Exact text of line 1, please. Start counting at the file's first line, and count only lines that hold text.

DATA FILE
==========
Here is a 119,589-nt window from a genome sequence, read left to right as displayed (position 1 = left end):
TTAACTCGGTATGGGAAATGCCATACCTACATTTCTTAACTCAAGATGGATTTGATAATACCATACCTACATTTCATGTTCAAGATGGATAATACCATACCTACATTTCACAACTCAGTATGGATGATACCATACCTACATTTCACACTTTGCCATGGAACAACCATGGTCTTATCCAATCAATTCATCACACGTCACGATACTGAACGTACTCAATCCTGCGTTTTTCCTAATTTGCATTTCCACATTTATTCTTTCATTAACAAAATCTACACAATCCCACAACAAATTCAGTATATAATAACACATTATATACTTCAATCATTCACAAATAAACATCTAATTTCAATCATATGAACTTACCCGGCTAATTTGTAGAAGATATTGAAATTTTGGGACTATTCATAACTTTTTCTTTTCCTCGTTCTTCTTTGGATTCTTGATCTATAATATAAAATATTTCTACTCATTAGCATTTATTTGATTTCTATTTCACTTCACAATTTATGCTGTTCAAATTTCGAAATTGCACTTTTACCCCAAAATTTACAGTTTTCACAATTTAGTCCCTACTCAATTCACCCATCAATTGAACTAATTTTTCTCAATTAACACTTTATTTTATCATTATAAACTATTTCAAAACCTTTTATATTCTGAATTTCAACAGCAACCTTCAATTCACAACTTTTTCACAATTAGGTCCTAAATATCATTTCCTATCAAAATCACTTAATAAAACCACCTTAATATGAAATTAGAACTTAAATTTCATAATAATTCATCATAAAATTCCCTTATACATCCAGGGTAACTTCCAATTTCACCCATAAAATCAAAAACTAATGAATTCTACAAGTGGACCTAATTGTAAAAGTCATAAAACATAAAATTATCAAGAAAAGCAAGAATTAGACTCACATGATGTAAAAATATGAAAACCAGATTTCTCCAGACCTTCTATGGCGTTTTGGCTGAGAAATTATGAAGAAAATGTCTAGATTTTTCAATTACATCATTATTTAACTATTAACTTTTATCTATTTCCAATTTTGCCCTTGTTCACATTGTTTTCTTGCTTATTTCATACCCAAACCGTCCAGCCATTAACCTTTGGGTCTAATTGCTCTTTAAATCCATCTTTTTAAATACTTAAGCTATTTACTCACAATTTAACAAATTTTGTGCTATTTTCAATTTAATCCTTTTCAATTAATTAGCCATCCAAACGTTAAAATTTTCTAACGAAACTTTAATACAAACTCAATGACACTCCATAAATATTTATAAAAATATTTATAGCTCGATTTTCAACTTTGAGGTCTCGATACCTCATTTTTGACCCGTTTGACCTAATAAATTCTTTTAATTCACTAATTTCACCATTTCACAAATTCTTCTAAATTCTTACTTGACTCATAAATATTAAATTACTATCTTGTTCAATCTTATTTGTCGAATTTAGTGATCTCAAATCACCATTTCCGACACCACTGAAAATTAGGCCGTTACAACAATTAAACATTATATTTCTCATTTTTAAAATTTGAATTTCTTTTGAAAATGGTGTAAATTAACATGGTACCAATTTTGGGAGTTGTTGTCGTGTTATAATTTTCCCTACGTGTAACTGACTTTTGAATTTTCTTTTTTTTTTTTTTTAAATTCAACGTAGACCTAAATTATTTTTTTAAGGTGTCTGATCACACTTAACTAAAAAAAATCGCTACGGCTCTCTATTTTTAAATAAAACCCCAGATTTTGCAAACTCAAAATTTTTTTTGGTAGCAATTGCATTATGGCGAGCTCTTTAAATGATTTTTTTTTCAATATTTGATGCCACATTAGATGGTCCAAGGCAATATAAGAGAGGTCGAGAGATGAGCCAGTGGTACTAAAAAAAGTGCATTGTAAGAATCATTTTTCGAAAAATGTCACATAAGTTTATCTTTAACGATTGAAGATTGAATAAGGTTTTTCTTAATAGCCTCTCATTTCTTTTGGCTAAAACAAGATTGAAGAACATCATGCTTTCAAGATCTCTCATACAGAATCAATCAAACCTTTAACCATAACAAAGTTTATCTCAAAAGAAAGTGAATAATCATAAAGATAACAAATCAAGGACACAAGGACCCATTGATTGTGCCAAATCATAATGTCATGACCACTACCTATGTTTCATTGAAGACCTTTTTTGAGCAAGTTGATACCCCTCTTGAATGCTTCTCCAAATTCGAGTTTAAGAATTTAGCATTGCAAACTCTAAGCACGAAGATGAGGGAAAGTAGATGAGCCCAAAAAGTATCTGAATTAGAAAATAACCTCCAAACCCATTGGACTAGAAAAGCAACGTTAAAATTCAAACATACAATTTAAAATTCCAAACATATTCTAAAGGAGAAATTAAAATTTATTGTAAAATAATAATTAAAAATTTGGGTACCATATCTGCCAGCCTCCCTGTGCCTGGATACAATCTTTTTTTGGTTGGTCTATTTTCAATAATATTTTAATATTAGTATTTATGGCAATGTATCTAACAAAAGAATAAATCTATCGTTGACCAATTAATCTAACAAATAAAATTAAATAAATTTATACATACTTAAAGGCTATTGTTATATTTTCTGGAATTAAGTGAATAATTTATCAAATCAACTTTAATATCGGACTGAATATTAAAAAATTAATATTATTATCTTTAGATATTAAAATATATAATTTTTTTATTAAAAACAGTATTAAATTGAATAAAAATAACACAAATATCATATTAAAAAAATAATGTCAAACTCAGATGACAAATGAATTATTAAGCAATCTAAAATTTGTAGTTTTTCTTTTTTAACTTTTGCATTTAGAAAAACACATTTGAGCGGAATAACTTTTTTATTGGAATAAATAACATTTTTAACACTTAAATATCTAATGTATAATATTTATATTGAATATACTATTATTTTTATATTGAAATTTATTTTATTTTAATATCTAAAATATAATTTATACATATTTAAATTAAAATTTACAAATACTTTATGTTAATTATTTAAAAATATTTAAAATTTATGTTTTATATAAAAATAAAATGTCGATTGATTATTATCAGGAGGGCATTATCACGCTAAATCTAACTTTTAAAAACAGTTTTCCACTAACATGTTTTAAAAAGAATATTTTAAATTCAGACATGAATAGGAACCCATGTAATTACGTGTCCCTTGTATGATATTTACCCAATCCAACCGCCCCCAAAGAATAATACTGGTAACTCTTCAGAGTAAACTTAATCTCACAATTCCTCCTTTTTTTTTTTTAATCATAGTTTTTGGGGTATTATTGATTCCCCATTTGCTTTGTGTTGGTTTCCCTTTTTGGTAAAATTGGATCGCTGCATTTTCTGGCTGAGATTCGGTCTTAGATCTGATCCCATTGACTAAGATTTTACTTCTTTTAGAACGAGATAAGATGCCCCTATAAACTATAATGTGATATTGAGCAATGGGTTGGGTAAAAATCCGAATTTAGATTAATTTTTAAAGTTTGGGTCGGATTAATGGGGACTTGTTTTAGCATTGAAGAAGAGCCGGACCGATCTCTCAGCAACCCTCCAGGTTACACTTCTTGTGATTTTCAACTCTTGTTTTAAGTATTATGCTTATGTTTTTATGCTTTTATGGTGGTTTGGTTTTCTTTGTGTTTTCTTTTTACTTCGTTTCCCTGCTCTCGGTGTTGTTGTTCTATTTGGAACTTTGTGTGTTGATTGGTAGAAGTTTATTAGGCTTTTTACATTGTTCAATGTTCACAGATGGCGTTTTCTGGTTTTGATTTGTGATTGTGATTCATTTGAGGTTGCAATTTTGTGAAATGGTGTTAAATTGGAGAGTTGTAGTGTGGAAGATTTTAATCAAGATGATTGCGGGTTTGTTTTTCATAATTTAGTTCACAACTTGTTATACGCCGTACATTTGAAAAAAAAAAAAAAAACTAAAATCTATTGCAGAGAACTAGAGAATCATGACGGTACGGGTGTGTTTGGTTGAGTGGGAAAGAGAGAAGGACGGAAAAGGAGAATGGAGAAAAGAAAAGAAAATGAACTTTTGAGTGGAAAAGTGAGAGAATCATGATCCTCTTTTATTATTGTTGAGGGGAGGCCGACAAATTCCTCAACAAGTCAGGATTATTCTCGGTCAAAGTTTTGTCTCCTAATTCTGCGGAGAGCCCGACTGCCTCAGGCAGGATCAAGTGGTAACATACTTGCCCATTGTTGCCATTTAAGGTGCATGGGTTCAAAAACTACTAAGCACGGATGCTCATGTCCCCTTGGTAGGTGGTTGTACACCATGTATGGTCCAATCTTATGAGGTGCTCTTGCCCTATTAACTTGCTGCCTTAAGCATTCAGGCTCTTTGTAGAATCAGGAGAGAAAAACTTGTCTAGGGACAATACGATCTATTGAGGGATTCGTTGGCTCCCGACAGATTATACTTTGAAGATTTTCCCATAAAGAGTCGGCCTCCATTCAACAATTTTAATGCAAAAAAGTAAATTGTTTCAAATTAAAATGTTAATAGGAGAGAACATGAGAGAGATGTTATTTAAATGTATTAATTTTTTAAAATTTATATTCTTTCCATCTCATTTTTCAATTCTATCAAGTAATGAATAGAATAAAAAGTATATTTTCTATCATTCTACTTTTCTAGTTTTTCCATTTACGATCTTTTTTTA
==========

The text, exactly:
Here is a 119,589-nt window from a genome sequence, read left to right as displayed (position 1 = left end):